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What is the effect of radiotherapy on dental hard tissue? A systematic review

Tooth 2This summary is based on the article published in Clinical Oral Investigations: The effect of radiotherapy on dental hard tissue. A systematic review (January 2014)

F. J. Lieshout & C. P. Bots

Context

  • Decay of teeth, erosion and disintegration of hard dental tissue are a clinically often seen side effect after radiotherapy for tumours in the head and neck region.
  • Most radiation oncologists treat their patients with “conventional fractionation.” The destructive properties of this type of irradiation in the head and neck region have many additional consequences to the oral tissues and oral function. Most consequences are temporary, 1, 30, 32, 37 and other consequences have a more permanent character 30, 32, 37.
  • The parotic and submandible salivary glands could be affected too which means a reduction in quantity (hyposalivation) as well as a reduced quality of the saliva 26, 30, 33.
  • Clinically an often observed side effect is a rapid deterioration of the dental hard tissue. Dental hard tissue consists of enamel and dentin and is separated by the dentinoenamel junction (DEJ) 1, 17, 25, 30, 32, 37.
  • Radiotherapy will affect the oral function for the rest of the patients’ life and has a big influence on the quality of life 27; however, it is still unclear which factors cause the destruction of teeth.

Purpose of the Review

  • Present an overview on what is known in the literature about the changes on different levels in the dental hard tissues like enamel, dentine and the DEJ after radiation.
  • Describe the share of these changes in the destruction of teeth.
  • This information could be used to make a more adequate preventive and restorative treatment plan for patients before and after radiotherapy in the head and neck region.

Key Findings

  • Fairly recent larger treatment centres in the world changed from the conventional 2 or 3 lateral-field technique to the intensity-modulated radiotherapy (IMRT). With this 360° rotation radiation therapy, the primary target still receives the total amount of radiation necessary for the treatment, while the dose to the adjacent critical structures and organs at risk is constrained 31, 34.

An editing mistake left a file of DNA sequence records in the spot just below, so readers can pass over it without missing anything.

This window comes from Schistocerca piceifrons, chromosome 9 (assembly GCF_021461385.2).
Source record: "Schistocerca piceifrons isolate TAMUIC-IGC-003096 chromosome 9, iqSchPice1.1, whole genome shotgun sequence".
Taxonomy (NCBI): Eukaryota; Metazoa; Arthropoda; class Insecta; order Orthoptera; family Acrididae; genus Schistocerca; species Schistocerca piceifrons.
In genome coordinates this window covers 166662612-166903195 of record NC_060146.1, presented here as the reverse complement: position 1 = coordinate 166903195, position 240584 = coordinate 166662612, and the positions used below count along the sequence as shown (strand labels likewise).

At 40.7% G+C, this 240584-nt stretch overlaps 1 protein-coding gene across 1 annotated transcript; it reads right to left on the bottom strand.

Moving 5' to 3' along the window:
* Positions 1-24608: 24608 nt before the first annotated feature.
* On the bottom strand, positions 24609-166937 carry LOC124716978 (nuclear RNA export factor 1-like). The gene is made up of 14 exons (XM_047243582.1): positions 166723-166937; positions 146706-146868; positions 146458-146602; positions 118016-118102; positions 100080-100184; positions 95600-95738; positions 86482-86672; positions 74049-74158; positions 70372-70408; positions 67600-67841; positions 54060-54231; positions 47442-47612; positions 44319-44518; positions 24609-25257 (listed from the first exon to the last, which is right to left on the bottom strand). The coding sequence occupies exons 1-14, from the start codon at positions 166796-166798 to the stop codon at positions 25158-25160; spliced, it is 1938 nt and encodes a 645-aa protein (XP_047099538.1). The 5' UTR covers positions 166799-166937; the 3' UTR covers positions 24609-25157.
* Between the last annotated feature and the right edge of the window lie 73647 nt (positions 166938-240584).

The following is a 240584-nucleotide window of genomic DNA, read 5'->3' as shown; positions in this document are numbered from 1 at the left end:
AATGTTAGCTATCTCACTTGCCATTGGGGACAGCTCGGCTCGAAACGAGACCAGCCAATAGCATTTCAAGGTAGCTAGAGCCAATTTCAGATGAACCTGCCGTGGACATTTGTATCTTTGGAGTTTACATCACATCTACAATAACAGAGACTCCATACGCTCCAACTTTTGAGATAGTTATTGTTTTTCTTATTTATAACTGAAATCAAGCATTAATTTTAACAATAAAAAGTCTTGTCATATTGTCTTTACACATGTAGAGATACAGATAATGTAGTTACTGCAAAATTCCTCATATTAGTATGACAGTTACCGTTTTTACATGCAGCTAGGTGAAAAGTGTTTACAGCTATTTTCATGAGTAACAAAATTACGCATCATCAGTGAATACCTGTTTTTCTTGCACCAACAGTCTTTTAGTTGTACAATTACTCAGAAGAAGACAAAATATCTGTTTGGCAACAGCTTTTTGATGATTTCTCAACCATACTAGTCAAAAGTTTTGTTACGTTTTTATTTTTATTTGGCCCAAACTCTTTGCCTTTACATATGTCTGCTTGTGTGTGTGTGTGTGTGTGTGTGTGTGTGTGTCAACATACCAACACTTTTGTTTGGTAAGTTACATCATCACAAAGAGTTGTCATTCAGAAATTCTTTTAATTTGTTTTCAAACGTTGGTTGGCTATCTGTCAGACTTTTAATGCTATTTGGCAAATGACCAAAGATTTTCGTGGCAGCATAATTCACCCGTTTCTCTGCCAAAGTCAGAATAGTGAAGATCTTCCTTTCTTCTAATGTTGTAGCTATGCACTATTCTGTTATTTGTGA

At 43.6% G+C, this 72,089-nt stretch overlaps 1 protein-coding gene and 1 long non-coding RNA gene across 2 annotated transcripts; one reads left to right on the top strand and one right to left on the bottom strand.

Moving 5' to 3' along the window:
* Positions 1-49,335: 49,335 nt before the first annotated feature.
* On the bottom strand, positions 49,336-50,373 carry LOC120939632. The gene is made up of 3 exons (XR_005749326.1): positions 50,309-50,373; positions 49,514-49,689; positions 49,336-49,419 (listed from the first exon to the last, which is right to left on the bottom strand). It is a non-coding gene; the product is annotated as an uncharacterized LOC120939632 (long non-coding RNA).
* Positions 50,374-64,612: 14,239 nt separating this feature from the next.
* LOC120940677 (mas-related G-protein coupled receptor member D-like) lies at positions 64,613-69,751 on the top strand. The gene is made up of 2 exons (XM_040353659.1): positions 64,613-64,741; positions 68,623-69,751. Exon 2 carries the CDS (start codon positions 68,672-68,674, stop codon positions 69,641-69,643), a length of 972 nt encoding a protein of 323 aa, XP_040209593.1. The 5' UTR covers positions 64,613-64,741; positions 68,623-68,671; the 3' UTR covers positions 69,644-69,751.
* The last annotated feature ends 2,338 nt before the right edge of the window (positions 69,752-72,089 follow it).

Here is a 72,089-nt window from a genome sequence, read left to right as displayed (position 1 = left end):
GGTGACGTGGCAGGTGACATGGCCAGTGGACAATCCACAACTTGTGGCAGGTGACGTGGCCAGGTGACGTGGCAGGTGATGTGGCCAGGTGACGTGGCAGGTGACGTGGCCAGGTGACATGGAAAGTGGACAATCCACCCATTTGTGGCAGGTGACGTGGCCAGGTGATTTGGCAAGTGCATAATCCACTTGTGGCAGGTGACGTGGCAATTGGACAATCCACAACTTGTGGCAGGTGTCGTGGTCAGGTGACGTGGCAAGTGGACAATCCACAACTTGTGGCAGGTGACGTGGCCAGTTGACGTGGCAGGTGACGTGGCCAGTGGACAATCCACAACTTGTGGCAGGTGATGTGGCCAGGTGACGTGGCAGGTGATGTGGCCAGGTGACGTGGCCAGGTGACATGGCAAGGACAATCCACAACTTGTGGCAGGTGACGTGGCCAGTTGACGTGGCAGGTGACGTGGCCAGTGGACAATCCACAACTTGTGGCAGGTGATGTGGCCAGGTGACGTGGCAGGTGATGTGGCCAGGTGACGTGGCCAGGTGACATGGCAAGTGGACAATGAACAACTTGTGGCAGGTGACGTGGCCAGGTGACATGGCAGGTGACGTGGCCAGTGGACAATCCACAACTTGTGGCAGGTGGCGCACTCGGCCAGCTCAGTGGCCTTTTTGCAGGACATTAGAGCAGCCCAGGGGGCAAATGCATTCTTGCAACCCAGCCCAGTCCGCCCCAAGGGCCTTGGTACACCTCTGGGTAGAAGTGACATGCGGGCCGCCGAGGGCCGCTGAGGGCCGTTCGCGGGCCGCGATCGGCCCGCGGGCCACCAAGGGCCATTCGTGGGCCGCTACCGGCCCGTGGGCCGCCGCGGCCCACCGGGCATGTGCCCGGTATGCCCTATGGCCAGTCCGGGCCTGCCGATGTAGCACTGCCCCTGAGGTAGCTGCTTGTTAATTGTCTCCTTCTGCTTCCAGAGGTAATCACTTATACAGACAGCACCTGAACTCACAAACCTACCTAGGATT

• IMRT in combination with the surgical transfer of the submandibular gland to a more anterior position would even more prevent hyposalivation or reduced flow rate in a lot of studied cases 36.
  • Even with this IMRT irradiation method, some of the teeth are still in the targeted area and alterations of hard dental tissue and mechanical properties cannot be prevented. In the literature, no consensus can be found to what extent all these separate alterations and damages of the dental hard tissues contribute to the rapid decay of teeth.
  • Although no differences could be detected between decay in non-irradiated and irradiated teeth 9, 12–14, 16 all the hard dental structures, enamel, dentin and the DEJ, are changed or damaged. Irradiation causes a total loss of prismatic structure. So, significant micromorphometric differences can be seen in the demineralisation behaviour of irradiated enamel 7.
  • The results of this systematic review show a great amount of changes and damages at all levels of the hard dental tissues, enamel, DEJ and dentin. These findings substantiate the idea that the formation of recurrent and atypical patterns of dental caries in irradiated teeth is not only due to, loss of saliva but a combination of both hyposalivation and the direct effects on hard dental tissue. The formation of atypical caries is furthermore increased due to poor oral hygiene, the increase of soft and carbohydrate-rich substance and changes of the bacterial micro flora and proteins.

References

List of references (PDF)

 

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